Karin highlighted the refreshing piece in the New York Times by Campbell Brown on the President Obama’s distasteful pandering to women. Social issues aren’t top of mind when the economy is continuing to limp along, leaving millions out of work or underemployed. And even when people focus on social issues, most understand that questioning government’s role or different policy prescriptions is different than waging a “war on women.”
The New York Times editorial board must have missed Campbell Brown’s piece and instead is doubling down on trying to create a cartoonish image of the GOP as waging a campaign to strip women of essential rights. The New York Times intones:
Despite the persistent gender gap in opinion polls and mounting criticism of their hostility to women’s rights, Republicans are not backing off their assault on women’s equality and well-being.
Actually, many polls show the gender gap closing (and the NYT, of course, could also ask Democrat why they continue to push policies abhorred by men in spite of their own gender gap).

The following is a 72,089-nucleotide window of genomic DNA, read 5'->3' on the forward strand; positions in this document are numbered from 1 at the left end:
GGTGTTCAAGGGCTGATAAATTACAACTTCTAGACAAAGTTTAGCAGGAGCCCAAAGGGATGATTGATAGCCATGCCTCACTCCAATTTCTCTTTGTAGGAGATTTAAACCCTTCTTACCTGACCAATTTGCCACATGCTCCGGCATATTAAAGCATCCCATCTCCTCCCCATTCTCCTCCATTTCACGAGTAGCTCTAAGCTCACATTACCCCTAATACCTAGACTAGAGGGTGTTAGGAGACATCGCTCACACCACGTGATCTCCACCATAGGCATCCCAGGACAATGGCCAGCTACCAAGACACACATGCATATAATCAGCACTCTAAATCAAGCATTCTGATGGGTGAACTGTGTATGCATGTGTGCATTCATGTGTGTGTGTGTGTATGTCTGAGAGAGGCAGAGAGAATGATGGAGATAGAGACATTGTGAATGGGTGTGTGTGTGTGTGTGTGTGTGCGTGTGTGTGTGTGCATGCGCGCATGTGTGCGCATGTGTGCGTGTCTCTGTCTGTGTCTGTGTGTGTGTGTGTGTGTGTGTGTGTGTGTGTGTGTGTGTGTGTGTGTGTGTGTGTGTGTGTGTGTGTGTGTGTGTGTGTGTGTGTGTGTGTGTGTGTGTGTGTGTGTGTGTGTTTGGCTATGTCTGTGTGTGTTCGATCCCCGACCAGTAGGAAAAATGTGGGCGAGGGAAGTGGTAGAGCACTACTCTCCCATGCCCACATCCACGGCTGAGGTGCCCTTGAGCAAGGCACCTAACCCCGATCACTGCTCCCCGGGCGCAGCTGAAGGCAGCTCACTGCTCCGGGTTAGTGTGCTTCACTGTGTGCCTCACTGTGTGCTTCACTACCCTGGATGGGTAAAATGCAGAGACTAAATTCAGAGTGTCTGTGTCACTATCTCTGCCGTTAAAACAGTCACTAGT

Yet the more important point is that support for such policies isn’t an attack on women. Take the Violence Against Women’s Act. As I wrote in the Wall Street Journal, there are legitimate reasons to oppose the reauthorization of VAWA and to want the law reformed. Those like the NYT who assail anyone who dares to criticize VAWA as somehow supporting abusing women are worst kinds of demagogues and are doing a disservice to Americans by stifling needed debate.
It’s no surprise that the NYT would act as a central player in the DNC’s latest campaign tactic. They abandoned the pretense of objectivity long ago.
The good news, however, is that as Campbell Brown notes, American women aren’t buying this line about a “War on Women” or the embarrassingly paternalistic image of women being sold by the Administration in their “Julia” profile. And even better, American women seem to recognize that they are being treated like political chips and are tired of being talked down to by politicians and their allies. That should mark the beginning of the end of this ridiculous “War on Women” talk, and hopeful will mean more honest discussion of the trade-offs of different policy approaches.